I mentioned last week that our friend said autumn is the time of year for escaping animals, well it appears she's right. Not only have our alpacas been stretching the limit a little, but our neighbours cows escaped. Ian was working in the barn and I was in the greenhouse when we both heard voices and we looked out to see the neighbours cows and two of our neighbours looking rather flustered and frustrated. All of their cows had found a hole in the fence that some wild boar had made and decided that we had better grass than they had and came for a visit, or maybe as Ian said they had heard about the alpacas and fancied a visit. Our alpacas weren't impressed and disappeared off to the workshop where they live (I know we still call it the workshop, even if now it is the stable really) and one or two of the cows decided to try a closer inspection, but fortunately Ian got to the gate first and shut it before they could get in. There is no telling what sort of a job it would have been if they had got in there as they trampled over the fencing that keeps the alpacas in their extended area. We then helped our neighbours to herd the cows back to their land and then they kindly took us back in the car as we had tramped over quite a few fields to get them back to where they belong. It gave us a chance to show the husband around as he had not seen our land, or the alpacas.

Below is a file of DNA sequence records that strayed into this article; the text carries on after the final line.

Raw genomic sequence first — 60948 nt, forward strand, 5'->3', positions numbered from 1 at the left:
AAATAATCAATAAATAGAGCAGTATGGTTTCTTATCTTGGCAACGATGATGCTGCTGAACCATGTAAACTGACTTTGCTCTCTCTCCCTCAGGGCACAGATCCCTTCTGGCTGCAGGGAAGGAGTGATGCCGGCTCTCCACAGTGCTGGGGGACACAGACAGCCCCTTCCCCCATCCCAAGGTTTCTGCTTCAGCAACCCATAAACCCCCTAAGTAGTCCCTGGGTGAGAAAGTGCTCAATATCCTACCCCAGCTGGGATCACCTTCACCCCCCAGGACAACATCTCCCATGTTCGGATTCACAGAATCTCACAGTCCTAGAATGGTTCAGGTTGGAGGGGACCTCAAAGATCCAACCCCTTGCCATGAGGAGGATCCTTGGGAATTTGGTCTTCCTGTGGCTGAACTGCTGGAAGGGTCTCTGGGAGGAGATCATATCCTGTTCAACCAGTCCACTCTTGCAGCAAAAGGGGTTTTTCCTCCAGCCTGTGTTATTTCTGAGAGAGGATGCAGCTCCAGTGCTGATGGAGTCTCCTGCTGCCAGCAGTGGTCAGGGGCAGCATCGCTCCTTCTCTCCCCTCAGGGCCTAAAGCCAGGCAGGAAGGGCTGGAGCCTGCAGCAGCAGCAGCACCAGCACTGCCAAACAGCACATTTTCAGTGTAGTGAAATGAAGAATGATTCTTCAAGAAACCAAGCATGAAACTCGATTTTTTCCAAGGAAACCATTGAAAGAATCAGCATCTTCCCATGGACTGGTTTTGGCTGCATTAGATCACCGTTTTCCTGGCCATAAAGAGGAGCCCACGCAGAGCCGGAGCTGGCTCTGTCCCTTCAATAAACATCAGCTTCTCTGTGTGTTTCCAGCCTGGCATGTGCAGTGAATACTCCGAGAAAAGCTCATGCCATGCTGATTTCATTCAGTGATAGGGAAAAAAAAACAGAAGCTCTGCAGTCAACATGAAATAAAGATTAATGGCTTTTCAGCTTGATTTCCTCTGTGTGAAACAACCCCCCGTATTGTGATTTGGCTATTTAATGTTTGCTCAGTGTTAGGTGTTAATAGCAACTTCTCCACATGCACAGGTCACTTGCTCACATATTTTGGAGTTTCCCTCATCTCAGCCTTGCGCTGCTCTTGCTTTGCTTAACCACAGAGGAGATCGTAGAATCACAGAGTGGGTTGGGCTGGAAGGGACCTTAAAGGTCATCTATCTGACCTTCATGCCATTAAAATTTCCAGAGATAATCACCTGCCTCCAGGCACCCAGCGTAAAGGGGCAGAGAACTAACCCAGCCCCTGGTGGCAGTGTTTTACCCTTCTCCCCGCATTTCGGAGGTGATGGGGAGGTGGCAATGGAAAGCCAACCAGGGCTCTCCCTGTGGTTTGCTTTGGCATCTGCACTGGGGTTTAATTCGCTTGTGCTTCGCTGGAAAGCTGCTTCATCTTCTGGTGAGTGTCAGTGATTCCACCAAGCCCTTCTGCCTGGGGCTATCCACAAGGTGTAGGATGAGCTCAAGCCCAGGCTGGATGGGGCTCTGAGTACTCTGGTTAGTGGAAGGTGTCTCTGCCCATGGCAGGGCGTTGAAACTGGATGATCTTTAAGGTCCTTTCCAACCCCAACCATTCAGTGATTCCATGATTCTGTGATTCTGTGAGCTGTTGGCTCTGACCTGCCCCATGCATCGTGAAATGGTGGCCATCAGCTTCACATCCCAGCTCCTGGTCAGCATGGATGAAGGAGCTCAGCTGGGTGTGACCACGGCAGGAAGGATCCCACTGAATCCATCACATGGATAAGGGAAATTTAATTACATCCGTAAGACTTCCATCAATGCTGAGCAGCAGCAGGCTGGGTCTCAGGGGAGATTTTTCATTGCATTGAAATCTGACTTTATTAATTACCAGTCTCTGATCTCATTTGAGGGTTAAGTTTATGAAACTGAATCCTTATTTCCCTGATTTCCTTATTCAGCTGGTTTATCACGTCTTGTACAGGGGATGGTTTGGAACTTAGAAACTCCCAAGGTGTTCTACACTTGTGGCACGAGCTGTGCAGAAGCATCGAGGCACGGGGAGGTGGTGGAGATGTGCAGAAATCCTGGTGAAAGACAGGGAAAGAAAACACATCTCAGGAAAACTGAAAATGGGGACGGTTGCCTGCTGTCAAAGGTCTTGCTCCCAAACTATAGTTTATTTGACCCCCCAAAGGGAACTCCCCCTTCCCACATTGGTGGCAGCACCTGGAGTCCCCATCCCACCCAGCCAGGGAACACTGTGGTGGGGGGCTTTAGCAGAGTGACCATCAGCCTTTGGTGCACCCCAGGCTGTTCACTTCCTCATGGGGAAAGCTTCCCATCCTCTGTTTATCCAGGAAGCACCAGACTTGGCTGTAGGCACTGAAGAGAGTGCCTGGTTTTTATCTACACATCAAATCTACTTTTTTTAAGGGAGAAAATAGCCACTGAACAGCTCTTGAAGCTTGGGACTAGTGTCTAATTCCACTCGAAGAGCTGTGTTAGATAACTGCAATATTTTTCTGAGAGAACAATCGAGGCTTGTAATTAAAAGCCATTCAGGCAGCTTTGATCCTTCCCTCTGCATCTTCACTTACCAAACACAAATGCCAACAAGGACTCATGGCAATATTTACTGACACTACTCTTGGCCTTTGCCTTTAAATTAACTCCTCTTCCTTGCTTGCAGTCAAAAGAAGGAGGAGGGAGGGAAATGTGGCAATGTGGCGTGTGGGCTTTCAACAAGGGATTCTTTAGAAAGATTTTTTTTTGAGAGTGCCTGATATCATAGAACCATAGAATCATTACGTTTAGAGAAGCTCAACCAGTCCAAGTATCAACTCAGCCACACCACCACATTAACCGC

Some better behaved cows on our way back from getting the
freezer. If you look hard you can see the lady in the horse and
cart who is driving them

Arriving at their new destination (photo by Ieva)
The other change of plan was due to helping out some friends with transport. We found out that they are moving and there wasn't much notice, but they needed to do something with their sheep as they weren't taking them with them to their new place. Another of our friends decided they could take them and we ended up moving them from one friend to another at short notice, i.e. we only found out in the morning and we moved them that afternoon, but at least we got a nice meal out of it - the mushrooms picked from the forest were heavenly.
Ian trying his hand again at herding, this time sheep not cows
(photo by Ieva)